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Averting the Software Apocalypse

By Curt Dukes, Executive Vice President, Security Best Practices Automation Group at CIS®

Are all the recent outages at the major cloud providers the tremors before “The Coming Software Apocalypse” warned of in the Atlantic article? The author identified several ongoing efforts at companies and in academia that could help stave off this event. Chris Newcombe and the other Amazon software engineers surprised us by choosing formal methods so we decided to delve into their technical report on the “Use of formal methods at Amazon Web Services.”

The performance increase on our data backbones has lured us into a new form of consolidation—cloud computing. Companies keep trying to shed more overhead and outsource to 3rd parties any service that allows them to reduce payrolls and avoid recurring upgrade costs. Bully for them. But risks tend to shift somewhere else, not go away. Everything as a service implies the risk of single points of failure of a magnitude that we might not fully comprehend until there is a sustained outage with significant loss of services and data.

Formal methods, has the reputation of not scaling to complex problems. The quote from Newcombe cited by the Atlantic article sums up the problem of hyper-consolidation very succinctly, "human intuition is poor at estimating the true probability of supposedly ‘extremely rare’ combinations of events in systems operating at a scale of millions of requests per second.” We have exceeded the grasp of what we can model on a whiteboard. As an unabashed computer scientist, I find it startling that formal methods might be part of the solution.

Newcombe and Amazon sorted through several formal modeling methods until they found the specification language they needed in TLA+. In effect, TLA+ translates design requirements into a type of formal logic that is a “Temporal Logic of Actions.” In other words, requirements expressed in this language can calculate the effects of stepping through an algorithm.  Actually, Chris coined a better term for what TLA+ offers when they found they could create more converts by calling it “exhaustively testable pseudo-code.” This pseudo code can be exercised to verify that the system will still be able to do what it is supposed to do as tweaks are made for better performance. It is actually more than a little scary; TLA+ allowed Amazon to “make aggressive optimizations to complex algorithms without sacrificing quality.” By quality they meant safety.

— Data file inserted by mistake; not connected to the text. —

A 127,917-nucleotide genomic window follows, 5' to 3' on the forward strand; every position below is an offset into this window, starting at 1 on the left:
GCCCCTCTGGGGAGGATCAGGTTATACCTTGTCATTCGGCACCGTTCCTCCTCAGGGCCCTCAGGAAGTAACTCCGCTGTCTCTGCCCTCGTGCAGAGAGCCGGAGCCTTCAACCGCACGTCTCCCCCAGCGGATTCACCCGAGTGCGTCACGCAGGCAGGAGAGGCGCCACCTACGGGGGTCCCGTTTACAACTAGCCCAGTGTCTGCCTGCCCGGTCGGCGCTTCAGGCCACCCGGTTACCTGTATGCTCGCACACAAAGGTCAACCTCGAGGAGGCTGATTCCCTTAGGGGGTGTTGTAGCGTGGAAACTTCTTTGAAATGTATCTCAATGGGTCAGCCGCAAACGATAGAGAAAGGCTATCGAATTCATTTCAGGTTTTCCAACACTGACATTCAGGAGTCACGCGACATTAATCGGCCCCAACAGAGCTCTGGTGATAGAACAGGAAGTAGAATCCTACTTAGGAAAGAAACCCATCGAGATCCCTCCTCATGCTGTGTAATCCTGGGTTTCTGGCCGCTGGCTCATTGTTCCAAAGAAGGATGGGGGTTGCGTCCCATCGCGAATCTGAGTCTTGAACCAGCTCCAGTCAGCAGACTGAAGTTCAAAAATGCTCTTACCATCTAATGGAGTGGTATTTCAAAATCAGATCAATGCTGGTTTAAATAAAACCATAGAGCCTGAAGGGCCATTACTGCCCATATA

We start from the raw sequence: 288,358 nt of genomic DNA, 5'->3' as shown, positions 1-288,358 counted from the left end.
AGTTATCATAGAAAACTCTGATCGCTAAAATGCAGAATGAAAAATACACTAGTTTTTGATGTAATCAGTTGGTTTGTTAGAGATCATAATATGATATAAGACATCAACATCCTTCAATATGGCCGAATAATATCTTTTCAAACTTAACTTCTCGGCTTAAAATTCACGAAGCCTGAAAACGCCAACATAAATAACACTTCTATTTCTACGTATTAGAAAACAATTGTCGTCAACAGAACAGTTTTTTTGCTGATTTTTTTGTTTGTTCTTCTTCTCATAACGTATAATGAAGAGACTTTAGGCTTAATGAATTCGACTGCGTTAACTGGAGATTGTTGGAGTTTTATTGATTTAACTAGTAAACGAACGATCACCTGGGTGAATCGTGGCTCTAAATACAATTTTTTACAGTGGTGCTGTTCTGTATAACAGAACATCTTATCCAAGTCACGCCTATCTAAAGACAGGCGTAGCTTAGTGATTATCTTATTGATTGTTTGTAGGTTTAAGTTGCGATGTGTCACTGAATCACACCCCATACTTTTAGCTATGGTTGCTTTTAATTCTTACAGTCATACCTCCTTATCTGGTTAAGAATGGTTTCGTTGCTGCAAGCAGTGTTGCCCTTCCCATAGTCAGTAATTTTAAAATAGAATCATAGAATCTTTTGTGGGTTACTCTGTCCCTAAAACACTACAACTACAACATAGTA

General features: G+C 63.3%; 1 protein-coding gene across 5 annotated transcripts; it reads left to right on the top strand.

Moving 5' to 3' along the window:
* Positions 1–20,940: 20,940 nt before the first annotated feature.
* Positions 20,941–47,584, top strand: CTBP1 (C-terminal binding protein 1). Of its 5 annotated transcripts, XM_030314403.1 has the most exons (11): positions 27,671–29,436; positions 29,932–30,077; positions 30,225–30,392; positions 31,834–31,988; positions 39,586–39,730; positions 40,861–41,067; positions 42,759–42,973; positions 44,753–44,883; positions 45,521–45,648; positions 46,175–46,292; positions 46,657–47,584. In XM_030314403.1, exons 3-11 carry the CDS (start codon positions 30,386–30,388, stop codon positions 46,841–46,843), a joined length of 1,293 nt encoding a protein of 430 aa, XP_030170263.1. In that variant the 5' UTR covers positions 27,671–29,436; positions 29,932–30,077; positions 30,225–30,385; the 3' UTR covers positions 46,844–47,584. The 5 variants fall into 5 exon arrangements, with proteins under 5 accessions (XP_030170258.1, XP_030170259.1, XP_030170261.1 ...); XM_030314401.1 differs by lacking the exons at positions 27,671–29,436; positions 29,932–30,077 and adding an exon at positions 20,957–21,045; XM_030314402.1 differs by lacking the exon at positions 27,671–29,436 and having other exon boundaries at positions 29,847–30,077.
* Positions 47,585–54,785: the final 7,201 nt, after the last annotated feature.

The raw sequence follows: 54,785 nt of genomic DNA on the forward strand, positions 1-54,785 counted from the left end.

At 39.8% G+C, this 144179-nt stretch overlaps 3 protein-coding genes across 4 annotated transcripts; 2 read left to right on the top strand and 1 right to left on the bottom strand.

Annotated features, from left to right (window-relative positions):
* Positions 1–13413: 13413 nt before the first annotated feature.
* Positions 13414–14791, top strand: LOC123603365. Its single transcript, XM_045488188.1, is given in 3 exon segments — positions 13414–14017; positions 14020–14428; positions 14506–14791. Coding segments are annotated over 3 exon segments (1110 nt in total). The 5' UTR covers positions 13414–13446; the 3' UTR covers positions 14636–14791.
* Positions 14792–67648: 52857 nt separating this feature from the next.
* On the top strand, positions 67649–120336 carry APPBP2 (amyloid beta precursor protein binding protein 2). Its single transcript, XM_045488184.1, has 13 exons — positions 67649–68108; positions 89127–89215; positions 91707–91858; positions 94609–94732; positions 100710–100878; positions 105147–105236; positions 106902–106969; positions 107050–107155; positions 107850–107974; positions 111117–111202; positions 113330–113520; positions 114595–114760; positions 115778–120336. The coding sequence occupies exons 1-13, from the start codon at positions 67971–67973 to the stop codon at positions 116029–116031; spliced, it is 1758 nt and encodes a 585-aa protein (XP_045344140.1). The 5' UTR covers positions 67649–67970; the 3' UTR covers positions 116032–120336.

As for security, Amazon states they still do all the usual things such as static code analysis and fault-injection testing. Time will tell whether the tools that allow them to make fearless choices for performance will result in a more robust or more fragile system when assailed by a malicious party. Those who worry ‘more fragile’ can point to the authors’ observations that they cannot model system properties that can cause performance to degrade. What happens if an intruder ever manages to slip in unnoticed?

So, what might TLA+ offer other software development efforts? For those who do not need all the flexibility of TLA+, PlusCal exists, which is a lighter weight version of TLA+ retains most of the virtues of TLA+ but allows a programmer to start creating rigorous pseudo-code more quickly without having to understand everything about how the TLA+ modeling works.

The Amazon team pointed out many advantages of using the TLA+ modeling language including:

  • Having programmers better understand the problem they are solving
  • The creation of rigorous documentation that should allow easier porting and code revisions over time
  • The flexibility to add features with the confidence that the original software functions will still perform correctly
  • The means to reduce complexity, which can improve reliability and security

Those are virtues needed by any critical service. Are they being achieved with current best practices?

Amazon provided many examples to make the case that TLA+ has merit and can discover critical logic flaws in code. Who else should be trying these tools? Which other cloud provider is using similar tools or which other critical infrastructure is giving TLA+ or PlusCal a chance? The Atlantic opened their article with a warning from Nancy Leveson, a MIT professor, “The problem is that we are attempting to build systems that are beyond our ability to intellectually manage.” Our question is will we at least be wise enough to try new tools within our reach and attempt to avert the coming software apocalypse?